Lead isn’t the only dangerous substance that should concern shooters. Other hazardous heavy metals are released during shooting, including antimony, boron, and manganese.
Syntech uses lead-free primers and clean-burning powders and completely encases its lead projectiles in polymer. These features significantly reduce exposure to these toxic and potentially life-threatening substances.
Recoil and Power Factor
Syntech loads are engineered to produce a lower power factor. Power Factor takes a little math and is essential for shooters competing in USPSA, IDPA, or ICORE matches. (For those math-curious readers out there, power factor is the weight of the bullet in grains multiplied by the speed of the bullet in feet per second.)
Competition matches aside, power factor also affects recoil. A load with a higher power factor will produce more “kick”.
Recoil affects more than shooter comfort. Less recoil makes it easier to tame muzzle rise, so shooters can get back on target and make quick, accurate follow-up shots.
The Proof is in the Pudding – Our Federal Syntech 9mm Review
Manufacturer claims are fine, but sometimes companies are a lot like politicians – they don’t deliver as much as they promise.
That’s why we headed to the range with an ammo can full of Federal Syntech Range and Action Pistol Ammo. Here’s what we found.
Is It Clean?
It makes sense that polymer wouldn’t shed pieces the same way copper does. Polymer is much softer than copper (or any other metal). Any bits of synthetic material that might be shed inside the barrel should burn out with later shots.
I only fired about 400 rounds, but I couldn’t find any bits of red polymer in my barrel.
Does it run cleaner? Probably.
It’s hard to gauge how much cleaner the barrel is over just a few hundred rounds. We would probably need to run a thousand or more before we could detect major visible differences.
On Target Performance
While I wasn’t shooting steel, there are some visible differences in how polymer bullets punch holes in paper targets. “Punch” is the operative word here. The polymer bullets literally punch perfectly round holes, while standard FMJs rip jagged openings in the paper.
Syntech bullet holes remind me of wadcutter holes. They are super clean, which should theoretically make them easier to score.
While I’m not exactly a “recoil sensitive” shooter, I am a woman with feminine wrists, which means excessive muzzle rise can be a little harder for me to tame. When I read that Syntech was designed to produce less recoil, I had high hopes.
While the difference in recoil between Syntech loads and my normal FMJ practice loads was noticeable, it was incredibly subtle. If I’d had a buddy secretly swap out a magazine of my practice loads for a mag filled with Syntech, I probably wouldn’t have been able to tell the difference.
FYI, the Action Pistol loads had slightly less felt recoil than the Range loads. It was still difficult to tell much of a difference, but again… I only shot about 400 rounds. Things like recoil tend to become exaggerated the more you shoot them. I might have been thankful for that small recoil difference if I’d sent more lead downrange.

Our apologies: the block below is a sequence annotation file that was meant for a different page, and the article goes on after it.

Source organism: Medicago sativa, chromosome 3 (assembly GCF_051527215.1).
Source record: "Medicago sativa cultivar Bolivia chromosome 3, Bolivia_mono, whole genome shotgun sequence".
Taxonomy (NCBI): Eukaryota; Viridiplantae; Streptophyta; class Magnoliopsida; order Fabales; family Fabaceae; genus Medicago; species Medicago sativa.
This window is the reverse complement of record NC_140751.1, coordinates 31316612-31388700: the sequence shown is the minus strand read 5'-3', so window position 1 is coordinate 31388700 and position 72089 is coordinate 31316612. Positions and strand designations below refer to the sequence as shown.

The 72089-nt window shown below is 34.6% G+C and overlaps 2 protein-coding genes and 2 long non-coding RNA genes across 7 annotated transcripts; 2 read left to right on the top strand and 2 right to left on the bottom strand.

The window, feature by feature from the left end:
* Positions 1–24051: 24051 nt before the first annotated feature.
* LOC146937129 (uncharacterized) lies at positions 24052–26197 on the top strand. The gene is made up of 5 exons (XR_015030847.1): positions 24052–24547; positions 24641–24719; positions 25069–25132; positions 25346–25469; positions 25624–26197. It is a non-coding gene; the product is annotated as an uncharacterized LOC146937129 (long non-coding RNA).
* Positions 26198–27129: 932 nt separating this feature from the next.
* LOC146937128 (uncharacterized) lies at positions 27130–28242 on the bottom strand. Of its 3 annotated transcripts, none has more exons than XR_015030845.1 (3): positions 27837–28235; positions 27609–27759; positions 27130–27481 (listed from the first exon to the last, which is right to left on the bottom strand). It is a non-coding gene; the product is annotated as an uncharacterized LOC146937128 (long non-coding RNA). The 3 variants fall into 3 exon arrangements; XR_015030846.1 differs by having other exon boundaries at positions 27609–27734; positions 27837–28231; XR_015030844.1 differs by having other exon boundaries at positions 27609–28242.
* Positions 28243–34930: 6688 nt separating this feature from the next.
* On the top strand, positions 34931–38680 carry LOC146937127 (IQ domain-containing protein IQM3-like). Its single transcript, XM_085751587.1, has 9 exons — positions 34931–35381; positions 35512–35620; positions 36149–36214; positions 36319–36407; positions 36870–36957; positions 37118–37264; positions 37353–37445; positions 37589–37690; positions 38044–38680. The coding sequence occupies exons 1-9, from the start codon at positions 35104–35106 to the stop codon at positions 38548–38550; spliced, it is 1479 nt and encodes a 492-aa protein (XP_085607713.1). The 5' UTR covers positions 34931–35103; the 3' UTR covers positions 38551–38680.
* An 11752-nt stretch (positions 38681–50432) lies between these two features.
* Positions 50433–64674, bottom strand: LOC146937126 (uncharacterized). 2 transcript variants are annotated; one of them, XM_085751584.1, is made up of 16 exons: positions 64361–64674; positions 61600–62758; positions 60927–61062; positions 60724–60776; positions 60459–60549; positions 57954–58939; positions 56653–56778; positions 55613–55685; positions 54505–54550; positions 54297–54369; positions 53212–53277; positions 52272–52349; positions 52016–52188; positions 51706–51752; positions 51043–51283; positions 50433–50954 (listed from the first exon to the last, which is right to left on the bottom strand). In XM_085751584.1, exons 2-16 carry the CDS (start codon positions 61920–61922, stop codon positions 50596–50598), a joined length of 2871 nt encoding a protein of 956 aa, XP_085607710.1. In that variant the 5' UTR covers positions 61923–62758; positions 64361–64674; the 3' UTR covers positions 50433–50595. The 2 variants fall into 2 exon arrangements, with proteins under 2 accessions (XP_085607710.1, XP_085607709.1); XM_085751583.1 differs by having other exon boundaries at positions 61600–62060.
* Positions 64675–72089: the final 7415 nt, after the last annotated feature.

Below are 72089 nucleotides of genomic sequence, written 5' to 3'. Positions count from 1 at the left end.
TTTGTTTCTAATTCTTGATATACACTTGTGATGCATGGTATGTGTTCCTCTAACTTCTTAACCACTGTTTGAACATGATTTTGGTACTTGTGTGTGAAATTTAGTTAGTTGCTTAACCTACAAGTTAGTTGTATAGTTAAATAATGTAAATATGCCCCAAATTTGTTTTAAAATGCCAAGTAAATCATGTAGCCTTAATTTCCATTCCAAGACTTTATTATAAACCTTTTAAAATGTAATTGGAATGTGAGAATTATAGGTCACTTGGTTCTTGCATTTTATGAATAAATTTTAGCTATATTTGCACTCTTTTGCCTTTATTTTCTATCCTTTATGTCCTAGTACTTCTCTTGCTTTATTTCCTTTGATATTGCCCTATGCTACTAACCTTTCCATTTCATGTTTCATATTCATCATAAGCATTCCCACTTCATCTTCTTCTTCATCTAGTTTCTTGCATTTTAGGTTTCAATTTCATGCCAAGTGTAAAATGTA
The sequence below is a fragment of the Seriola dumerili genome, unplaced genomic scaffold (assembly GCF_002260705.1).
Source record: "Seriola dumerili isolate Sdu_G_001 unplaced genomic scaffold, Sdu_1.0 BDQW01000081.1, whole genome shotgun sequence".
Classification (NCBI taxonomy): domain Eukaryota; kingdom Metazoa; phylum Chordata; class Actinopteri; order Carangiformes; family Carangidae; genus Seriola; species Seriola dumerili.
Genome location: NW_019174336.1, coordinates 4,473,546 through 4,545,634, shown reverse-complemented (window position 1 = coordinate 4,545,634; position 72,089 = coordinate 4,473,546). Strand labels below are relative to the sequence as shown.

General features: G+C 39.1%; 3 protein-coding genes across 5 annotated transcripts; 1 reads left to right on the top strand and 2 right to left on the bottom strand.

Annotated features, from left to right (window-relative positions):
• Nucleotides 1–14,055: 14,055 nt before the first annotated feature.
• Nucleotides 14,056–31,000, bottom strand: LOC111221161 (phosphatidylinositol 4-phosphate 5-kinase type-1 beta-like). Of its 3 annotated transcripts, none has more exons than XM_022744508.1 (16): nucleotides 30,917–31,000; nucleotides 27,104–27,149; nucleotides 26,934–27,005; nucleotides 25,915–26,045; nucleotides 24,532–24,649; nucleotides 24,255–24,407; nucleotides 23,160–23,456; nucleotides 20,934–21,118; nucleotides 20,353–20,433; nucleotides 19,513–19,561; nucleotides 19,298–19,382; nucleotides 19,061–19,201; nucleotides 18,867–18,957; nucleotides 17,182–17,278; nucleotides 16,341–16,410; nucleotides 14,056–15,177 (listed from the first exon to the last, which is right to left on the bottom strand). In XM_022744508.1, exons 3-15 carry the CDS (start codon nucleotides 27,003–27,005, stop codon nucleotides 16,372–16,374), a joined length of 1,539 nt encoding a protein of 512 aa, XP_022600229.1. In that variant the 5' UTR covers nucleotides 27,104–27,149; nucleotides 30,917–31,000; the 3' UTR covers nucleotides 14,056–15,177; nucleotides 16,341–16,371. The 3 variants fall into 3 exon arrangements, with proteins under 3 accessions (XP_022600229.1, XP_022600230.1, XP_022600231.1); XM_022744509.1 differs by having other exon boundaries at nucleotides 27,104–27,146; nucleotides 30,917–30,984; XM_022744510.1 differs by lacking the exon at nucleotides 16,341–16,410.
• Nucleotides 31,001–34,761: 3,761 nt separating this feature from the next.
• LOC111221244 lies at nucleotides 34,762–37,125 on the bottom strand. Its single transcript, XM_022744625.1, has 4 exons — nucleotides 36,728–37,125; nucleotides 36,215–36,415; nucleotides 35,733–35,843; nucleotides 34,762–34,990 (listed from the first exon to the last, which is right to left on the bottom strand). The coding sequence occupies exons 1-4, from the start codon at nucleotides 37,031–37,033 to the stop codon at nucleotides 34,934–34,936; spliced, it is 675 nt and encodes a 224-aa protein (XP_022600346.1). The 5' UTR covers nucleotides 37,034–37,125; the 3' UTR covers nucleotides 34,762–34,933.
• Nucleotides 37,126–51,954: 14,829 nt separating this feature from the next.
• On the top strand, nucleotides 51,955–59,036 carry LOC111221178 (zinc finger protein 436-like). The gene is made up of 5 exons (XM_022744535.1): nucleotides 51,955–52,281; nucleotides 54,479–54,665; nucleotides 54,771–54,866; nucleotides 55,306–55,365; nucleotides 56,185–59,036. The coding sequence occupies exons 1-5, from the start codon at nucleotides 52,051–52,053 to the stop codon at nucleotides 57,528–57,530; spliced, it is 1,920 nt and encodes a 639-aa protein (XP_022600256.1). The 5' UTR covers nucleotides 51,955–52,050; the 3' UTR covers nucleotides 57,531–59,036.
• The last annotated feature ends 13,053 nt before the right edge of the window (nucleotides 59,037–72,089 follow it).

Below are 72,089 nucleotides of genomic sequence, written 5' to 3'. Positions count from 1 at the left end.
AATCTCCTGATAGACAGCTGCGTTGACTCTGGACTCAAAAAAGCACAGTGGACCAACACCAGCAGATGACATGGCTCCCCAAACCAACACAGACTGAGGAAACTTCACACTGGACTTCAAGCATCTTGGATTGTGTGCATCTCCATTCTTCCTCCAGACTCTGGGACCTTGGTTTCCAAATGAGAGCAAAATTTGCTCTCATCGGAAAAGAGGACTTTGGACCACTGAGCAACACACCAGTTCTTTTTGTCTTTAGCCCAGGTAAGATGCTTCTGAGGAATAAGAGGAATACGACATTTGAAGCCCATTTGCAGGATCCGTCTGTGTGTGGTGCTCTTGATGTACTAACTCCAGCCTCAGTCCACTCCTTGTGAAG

Even when we tried to measure muzzle rise, we couldn’t find a significant difference between Syntech and my normal FMJ practice loads.
Clearing the Air
Syntech’s clean-burning primers and powders are difficult for laypeople like me to measure. I don’t have the means to measure air samples or run lab tests on lead surfaces. I’ll leave that to the scientists in white lab coats.
However, I was able to observe a major reduction in smoke. Compared to Speer Lawman FMJs, Syntech produced slightly less smoke, especially the smoke emitted through the ejection port. Most of the Syntech smoke seemed to originate from the muzzle.
I’m no scientist, but that seems to indicate less toxic blowback for the shooter.
What About Syntech Reliability?
Those candy-apple red projectiles had me feeling a little skeptical about how these loads would cycle. The fact that they are “low recoil” also had me wondering how they would run in my Glock.
I shouldn’t have worried. There were zero feeding, extraction, or cycling problems. My Glock 19 ate several hundred rounds without a problem.
Who Should Shoot Federal Syntech?
It’s essential to remember that Federal Syntech was designed for competition. While a casual shooter may only send a couple of hundred rounds downrange each month to keep his skills from turning rusty, a competition shooter sends thousands.
Every jacketed pill that travels through your barrel damages the barrel in tiny, almost imperceptible ways. Over time, standard metal jackets deliver a major beat-down on the interior of your firearm.
The average lifespan of a factory barrel is around 100,000 rounds. Few EDC weapons will spit that many bullets in their entire lifetime. A competition pistol could see that kind of action in a few dozen months.
If you’re a serious high-volume shooter, a polymer-coated, low-friction round like Federal Syntech could add years of use to your sidearm.
Syntech also has some major perks for indoor range shooters. Clean-burning propellants and lead-free primers significantly reduce lead exposure, which is crucial when shooting indoors where lead residue coats everything, including your lungs.
I’m not a competition shooter, although I probably shoot more rounds through my EDC pistol than the average defensive shooter. I prefer to practice with ammo that is ballistically similar to my carry ammo. For me, that currently means Speer Lawman, because I’m toting Speer Gold Dot in my EDC Glock.
However, I can certainly see the perks of using Syntech Range for a fun afternoon of plinking with the buddies, especially if your main goal is to ping steel.
Besides… what could be more fun than loading your plinking pistol with festive red bullets?